Walter Arthur Zirpins (born May 26, 1901 in Königshütte , Upper Silesia , † February 17, 1976 in Hanover ) was a German lawyer and police officer . He was best known for his investigations into the Reichstag fire of 1933.
Education and early career
Walter Zirpins was born in 1901 as the son of the engineer Arthur Bernhard Waldemar Zirpins and his wife Clara Auguste nee. Born reluctant. After attending school, Zirpins studied law . He was at the University of Breslau with the 1927 published dissertation The term border between ownership servant and an intermediary: (§§ 855 and 868 BGB.) For Dr. jur. PhD . He then entered the police force. From 1929 to 1932 Zirpins worked for the first time in the political and police force of the Elbing-Marienburg border police.
time of the nationalsocialism
In January 1933, Zirpins was transferred to Department I A (Political Police) at the Berlin Police Headquarters. In this capacity, one month later he was significantly involved in the investigation into the Reichstag fire on the night of February 27-28, 1933: As a member of the provisional fire commission, he was one of the first to question the suspect Marinus van der Lubbe and accompany him during the day after the fire during an inspection of the crime scene where van der Lubbe was supposed to demonstrate how the fire was carried out. During his interrogations of the suspect, according to current research, Zirpins "deliberately falsified his statement [...] in order to corroborate the thesis of sole perpetrator (van der Lubbes)." In addition, a few months later Zirpins appeared as an expert in the so-called Reichstag fire trial.
At the end of March or beginning of April 1933, Zirpins was accepted into the newly founded Secret State Police (Gestapo), from which he left on May 23, 1933 at Rudolf Diels' initiative . The background was apparently a submission from an unknown source, according to which Zirpins had been accused of employing a Jewish informant at the beginning of May 1933, when Kurt Daluege, chief of the police department in the Prussian Ministry of the Interior , was employed.
Instead, in May 1933, Zirpins switched to teaching at the police institute in Berlin-Charlottenburg . There he was promoted to Kriminalrat on December 1, 1934 , before being appointed Staff Leader of the Security Police Driving School on April 1, 1937 . At this time he began to come out publicly through essays on the National Socialist legal conception.
In 1937 Zirpins published the thesis that it is not primarily the individual rights of people that should be protected by the executive. Rather, it must promote the well-being of the “ national community ”, which is why “any poor fulfillment of obligations towards the people” entitles the police “to intervene [...] regardless of their criminal prosecution”.
Second World War
During the Second World War , Zirpins was used in occupied Łódź (Litzmannstadt) . From May 1940 to February 1941 he headed the criminal police in the Litzmannstadt ghetto . Zirpins regarded his activity there as a pioneering achievement, as his two-part essay "The ghetto in Litzmannstadt, seen by criminal police " shows, which appeared in October and September 1941 in the journal Kriminalistik . There he stated:
“ Such a cramping together of criminals, smugglers, usurers and fraudsters [has] immediately given rise to its particular manifestations that are significant for the criminal police. However, since the creation of such a large and, above all, firmly closed ghetto is so far unique, there is a lack of relevant criminal experience and any role model. It therefore took an extensive study of the Jewish mentality and customs [...] to find out the ways of preventive and repressive combat by the criminal police. "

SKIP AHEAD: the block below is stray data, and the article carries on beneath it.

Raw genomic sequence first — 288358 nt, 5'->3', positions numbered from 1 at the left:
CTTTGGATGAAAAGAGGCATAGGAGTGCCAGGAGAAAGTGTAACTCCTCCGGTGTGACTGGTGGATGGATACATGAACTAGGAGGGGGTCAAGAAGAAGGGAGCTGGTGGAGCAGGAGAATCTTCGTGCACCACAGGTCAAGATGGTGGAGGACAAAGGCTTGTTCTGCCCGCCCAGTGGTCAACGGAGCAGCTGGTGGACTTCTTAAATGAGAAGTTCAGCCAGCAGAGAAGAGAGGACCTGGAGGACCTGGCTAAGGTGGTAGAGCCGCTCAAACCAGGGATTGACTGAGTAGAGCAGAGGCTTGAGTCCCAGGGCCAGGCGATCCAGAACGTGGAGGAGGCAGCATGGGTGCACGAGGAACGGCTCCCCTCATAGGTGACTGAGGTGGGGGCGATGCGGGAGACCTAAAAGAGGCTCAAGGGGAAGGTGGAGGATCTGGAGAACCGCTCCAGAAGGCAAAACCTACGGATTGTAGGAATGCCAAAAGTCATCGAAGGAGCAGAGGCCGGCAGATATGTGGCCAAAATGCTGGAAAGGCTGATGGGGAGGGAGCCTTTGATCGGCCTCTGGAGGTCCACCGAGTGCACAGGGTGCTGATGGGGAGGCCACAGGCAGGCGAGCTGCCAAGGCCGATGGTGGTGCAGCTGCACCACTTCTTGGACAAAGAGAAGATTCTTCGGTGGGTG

Following his activity in Łódź, Zirpins worked from 1941 to 1943 as head of department in Office IB 3 (“Curriculum Design of Schools” or “Training, Further Education and Special Training”) in the Reich Main Security Office. According to Klee, he was also instrumental in the persecution of Jews in the ghettos of Łódź and Warsaw . In addition, since his promotion to the Government and Criminal Police Council in 1943, Zirpins has been operating as a “Lecturer for Crime Commitment and Combating Crime” at the German Charles University in Prague . He was also a member of the of Reinhard Heydrich used International Criminal Police Commission .
On January 15, 1945, Zirpins was appointed senior government and criminal adviser and shortly thereafter, in March 1945, was appointed head of the Hamburg criminal police .
post war period
When the war ended Zirpins fell into Allied captivity. He was interned until 1947 and, because of his work in the Łódź ghetto, was added to the official Polish list of war criminals.
In October 1951, according to Article 131 of the Basic Law , Zirpins was appointed to the civil service as a senior government and criminal councilor. In a double function, he was a consultant for criminal police matters in the Lower Saxony Ministry of the Interior and at the same time head of the Lower Saxony State Criminal Police Office . At the end of 1951 he headed the 60-person special commission S (S for explosives ) with members of the police in the states of Bremen and Lower Saxony, which was looking for the bomb bombers in Bremen and Eystrup . After a discussion about his past in the time of National Socialism arose, he was demoted to deputy in 1951 in his functions in the Ministry of the Interior and at the State Criminal Police Office.